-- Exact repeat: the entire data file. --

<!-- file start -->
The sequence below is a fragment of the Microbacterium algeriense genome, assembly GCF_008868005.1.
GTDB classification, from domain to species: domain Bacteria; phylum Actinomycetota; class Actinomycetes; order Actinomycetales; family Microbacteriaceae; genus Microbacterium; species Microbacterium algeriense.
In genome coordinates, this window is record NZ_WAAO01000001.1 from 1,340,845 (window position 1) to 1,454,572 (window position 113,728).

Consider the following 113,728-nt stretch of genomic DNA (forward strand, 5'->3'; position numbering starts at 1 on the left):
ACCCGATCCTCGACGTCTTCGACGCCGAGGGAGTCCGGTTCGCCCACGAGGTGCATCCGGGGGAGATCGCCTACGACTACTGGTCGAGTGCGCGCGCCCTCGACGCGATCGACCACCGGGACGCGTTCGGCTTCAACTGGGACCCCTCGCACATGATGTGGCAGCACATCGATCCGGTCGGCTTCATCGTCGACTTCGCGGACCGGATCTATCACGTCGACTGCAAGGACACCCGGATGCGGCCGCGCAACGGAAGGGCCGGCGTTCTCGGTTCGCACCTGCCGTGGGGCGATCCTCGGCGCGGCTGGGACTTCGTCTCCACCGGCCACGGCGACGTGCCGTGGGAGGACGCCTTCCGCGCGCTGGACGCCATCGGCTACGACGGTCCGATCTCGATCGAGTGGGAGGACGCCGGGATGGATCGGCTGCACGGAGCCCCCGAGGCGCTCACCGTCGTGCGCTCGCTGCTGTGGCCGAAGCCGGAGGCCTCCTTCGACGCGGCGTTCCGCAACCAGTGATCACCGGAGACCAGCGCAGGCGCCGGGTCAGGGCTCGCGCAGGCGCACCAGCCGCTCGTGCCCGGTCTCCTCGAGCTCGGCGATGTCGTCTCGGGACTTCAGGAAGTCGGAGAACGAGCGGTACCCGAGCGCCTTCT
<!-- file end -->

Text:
The sequence below is a fragment of the Microbacterium algeriense genome, assembly GCF_008868005.1.
GTDB classification, from domain to species: domain Bacteria; phylum Actinomycetota; class Actinomycetes; order Actinomycetales; family Microbacteriaceae; genus Microbacterium; species Microbacterium algeriense.
In genome coordinates, this window is record NZ_WAAO01000001.1 from 1,340,845 (window position 1) to 1,454,572 (window position 113,728).

Consider the following 113,728-nt stretch of genomic DNA (forward strand, 5'->3'; position numbering starts at 1 on the left):
ACCCGATCCTCGACGTCTTCGACGCCGAGGGAGTCCGGTTCGCCCACGAGGTGCATCCGGGGGAGATCGCCTACGACTACTGGTCGAGTGCGCGCGCCCTCGACGCGATCGACCACCGGGACGCGTTCGGCTTCAACTGGGACCCCTCGCACATGATGTGGCAGCACATCGATCCGGTCGGCTTCATCGTCGACTTCGCGGACCGGATCTATCACGTCGACTGCAAGGACACCCGGATGCGGCCGCGCAACGGAAGGGCCGGCGTTCTCGGTTCGCACCTGCCGTGGGGCGATCCTCGGCGCGGCTGGGACTTCGTCTCCACCGGCCACGGCGACGTGCCGTGGGAGGACGCCTTCCGCGCGCTGGACGCCATCGGCTACGACGGTCCGATCTCGATCGAGTGGGAGGACGCCGGGATGGATCGGCTGCACGGAGCCCCCGAGGCGCTCACCGTCGTGCGCTCGCTGCTGTGGCCGAAGCCGGAGGCCTCCTTCGACGCGGCGTTCCGCAACCAGTGATCACCGGAGACCAGCGCAGGCGCCGGGTCAGGGCTCGCGCAGGCGCACCAGCCGCTCGTGCCCGGTCTCCTCGAGCTCGGCGATGTCGTCTCGGGACTTCAGGAAGTCGGAGAACGAGCGGTACCCGAGCGCCTTCT